"Qu'en dites-vous ?"
Translation:What do you say about it?
That's about the best English comparison. Another less used phrase would be what say you? However that would only work when in response to previous remarks whereas so, what about it? could also refer to previous actions or circumstances that were the subject of discussion.
There is an applicable entry in this about page on this: http://french.about.com/od/grammar/a/pron_adverbial_2.htm
En also replaces de + noun with verbs and expressions that need de. Again, in French, you must include either de + something or its replacement en, even though "about/of it" is usually optional in English.
What do you think about my idea? What do you think (about it)? Que penses-tu de mon idée ? Qu'en penses-tu ? Wrong: Que penses-tu ?
What are the consequences of this decision? What are the consequences (of it)? Quelles sont les conséquences de cette décision ? Quelles en sont les conséquences ? Wrong: Quelles sont les conséquences ?
"quand dites-vous ?" would miss something: the object, ie what the person would say, because "dire" is used with an object.
- quand dites-vous bonjour ? would work
"qu'en dites-vous ?" is not the same construction : "dire de qqch", ie "what do say about something?" - in this construction "en" expresses the English "about something".
I am a native French and English bilingual speaker.
It is often used as a rhetorical question form of "I told you so!", usually after the "destinataire" undergoes some unfortunate event/accident. The use of "vous" implies that the speaker has respect for the "destinataire" (the reader/the audience/the recipient).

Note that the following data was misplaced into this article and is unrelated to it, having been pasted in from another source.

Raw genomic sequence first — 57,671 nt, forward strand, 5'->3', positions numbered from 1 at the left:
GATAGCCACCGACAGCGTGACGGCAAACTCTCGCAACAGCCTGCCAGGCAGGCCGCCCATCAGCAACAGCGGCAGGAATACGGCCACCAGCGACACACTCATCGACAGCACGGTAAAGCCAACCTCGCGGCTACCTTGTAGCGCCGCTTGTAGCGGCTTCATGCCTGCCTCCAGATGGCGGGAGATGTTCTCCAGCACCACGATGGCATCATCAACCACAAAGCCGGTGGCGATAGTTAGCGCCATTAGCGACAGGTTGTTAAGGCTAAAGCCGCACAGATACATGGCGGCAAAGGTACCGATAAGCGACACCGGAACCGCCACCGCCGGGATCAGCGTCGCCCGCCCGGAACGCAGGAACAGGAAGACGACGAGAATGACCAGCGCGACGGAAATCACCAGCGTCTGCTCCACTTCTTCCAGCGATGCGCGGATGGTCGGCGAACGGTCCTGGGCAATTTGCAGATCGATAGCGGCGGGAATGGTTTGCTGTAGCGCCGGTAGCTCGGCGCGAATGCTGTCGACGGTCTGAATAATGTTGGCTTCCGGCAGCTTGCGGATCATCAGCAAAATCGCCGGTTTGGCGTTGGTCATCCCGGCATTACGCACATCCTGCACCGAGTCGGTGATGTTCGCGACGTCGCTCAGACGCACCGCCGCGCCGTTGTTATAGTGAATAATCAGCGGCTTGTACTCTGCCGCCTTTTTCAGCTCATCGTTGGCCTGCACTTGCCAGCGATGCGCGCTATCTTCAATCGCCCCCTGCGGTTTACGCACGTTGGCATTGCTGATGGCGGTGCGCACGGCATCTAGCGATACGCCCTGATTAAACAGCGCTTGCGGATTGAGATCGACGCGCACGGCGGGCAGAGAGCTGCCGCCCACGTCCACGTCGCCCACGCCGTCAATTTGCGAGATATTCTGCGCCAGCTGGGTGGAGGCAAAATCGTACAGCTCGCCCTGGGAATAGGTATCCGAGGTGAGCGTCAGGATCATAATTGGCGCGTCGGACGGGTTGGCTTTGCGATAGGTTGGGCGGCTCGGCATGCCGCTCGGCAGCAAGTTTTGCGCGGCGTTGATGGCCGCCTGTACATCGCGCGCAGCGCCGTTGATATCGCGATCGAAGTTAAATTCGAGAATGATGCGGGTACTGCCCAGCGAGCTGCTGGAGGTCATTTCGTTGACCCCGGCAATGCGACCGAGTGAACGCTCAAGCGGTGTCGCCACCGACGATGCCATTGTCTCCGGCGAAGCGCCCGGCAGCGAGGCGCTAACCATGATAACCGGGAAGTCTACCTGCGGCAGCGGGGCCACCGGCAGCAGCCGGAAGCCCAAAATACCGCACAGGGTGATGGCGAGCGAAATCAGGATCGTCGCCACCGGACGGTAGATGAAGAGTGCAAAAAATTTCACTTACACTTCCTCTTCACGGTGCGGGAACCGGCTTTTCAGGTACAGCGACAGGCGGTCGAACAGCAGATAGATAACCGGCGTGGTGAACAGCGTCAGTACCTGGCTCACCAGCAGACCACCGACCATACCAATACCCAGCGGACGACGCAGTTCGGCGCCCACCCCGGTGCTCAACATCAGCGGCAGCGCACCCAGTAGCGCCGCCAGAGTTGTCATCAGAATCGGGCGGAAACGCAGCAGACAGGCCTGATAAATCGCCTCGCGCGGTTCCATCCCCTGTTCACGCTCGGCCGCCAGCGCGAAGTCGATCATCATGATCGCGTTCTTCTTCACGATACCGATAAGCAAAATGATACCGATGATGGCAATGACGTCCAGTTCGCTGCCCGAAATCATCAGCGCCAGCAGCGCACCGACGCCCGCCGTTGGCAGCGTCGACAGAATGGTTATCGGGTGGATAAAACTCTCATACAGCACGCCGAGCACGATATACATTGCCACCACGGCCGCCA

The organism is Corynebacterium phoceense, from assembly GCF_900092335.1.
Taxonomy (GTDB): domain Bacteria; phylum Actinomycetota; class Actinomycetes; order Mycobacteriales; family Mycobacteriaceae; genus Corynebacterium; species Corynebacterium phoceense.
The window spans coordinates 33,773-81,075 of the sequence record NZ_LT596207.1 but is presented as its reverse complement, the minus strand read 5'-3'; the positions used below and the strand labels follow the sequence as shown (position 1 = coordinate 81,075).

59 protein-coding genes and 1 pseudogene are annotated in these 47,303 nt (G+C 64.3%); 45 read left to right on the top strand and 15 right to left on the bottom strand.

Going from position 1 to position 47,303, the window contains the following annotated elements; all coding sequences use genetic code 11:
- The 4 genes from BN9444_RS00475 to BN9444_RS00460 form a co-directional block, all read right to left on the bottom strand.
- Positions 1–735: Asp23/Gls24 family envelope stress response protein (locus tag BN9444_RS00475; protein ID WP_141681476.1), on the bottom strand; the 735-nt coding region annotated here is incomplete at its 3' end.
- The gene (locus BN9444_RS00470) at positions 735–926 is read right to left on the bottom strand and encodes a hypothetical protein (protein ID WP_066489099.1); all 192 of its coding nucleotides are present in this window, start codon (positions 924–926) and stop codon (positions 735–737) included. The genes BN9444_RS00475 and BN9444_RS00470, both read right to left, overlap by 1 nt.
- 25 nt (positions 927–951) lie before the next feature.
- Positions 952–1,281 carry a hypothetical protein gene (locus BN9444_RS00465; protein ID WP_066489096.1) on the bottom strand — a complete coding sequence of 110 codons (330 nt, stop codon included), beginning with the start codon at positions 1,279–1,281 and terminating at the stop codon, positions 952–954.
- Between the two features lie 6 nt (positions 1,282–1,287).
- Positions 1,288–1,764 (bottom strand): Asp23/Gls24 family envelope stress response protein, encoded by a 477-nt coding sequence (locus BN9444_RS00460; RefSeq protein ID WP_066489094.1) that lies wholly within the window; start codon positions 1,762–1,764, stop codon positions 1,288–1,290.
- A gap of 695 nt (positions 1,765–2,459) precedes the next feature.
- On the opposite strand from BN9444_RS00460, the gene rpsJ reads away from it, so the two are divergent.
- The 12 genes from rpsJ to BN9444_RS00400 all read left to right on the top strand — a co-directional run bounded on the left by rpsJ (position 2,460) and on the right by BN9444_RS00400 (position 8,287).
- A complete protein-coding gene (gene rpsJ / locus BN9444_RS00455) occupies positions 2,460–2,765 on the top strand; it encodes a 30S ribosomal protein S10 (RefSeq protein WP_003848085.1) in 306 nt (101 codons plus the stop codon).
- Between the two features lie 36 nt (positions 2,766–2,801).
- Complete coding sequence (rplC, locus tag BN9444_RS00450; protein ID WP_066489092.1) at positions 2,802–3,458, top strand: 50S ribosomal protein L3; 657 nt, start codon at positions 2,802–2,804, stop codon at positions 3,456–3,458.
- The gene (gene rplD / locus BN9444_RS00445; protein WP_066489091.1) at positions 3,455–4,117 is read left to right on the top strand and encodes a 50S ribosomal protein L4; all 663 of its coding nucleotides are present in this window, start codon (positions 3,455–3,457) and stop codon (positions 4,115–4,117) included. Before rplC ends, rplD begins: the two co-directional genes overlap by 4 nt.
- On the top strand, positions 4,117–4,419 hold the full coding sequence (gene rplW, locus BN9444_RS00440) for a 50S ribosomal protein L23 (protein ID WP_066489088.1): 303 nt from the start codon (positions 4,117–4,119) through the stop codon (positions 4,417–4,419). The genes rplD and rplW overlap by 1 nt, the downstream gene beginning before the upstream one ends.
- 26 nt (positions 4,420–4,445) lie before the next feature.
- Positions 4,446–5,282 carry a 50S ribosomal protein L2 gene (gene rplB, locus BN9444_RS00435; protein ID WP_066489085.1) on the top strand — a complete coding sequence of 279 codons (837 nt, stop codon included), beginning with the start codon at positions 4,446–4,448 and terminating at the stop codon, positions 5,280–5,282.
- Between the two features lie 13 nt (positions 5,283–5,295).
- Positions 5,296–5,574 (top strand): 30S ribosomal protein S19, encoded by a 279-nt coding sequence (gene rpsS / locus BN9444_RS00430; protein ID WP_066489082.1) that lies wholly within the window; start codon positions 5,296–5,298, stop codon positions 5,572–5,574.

It is also (more rarely) used authentically as asking what a someone's opinion/criticism is on a specific matter/topic. "Qu'en pensez-vous?" is more current for this meaning.
Direct translation: What (Qu') do you (vous) [have to] say (dites) about it (en)? Although the direct translation above (original post) is accurate, the "[have to]" seems to better encompass the French meaning, especially the fact that this short phrase can be provocative. *keep in mind that French expressions (not necessarily full-fledged idioms) tend to be quite ambiguous, and rely heavily on contexte and tone.
hopefully that helps, just passing through and saw some confusion in the comments
I don't know if it makes any difference in the translation, but in the sentence "what do you have to say about it" the phrase "do you have" implies possession. C'est-à-dire "what do you have that you would share about the subject." At least, that's what I think Michael Greyjoy meant.
I agree with you. But would you also agree that, inadvertently, by going through this process you've in fact learnt the difference?
Ultimately, as Sitesurf says, homophones exist in all languages and in speech it sounds the same but would be understood as "What..." because "When.... etc etc" doesn't make any sense without more information.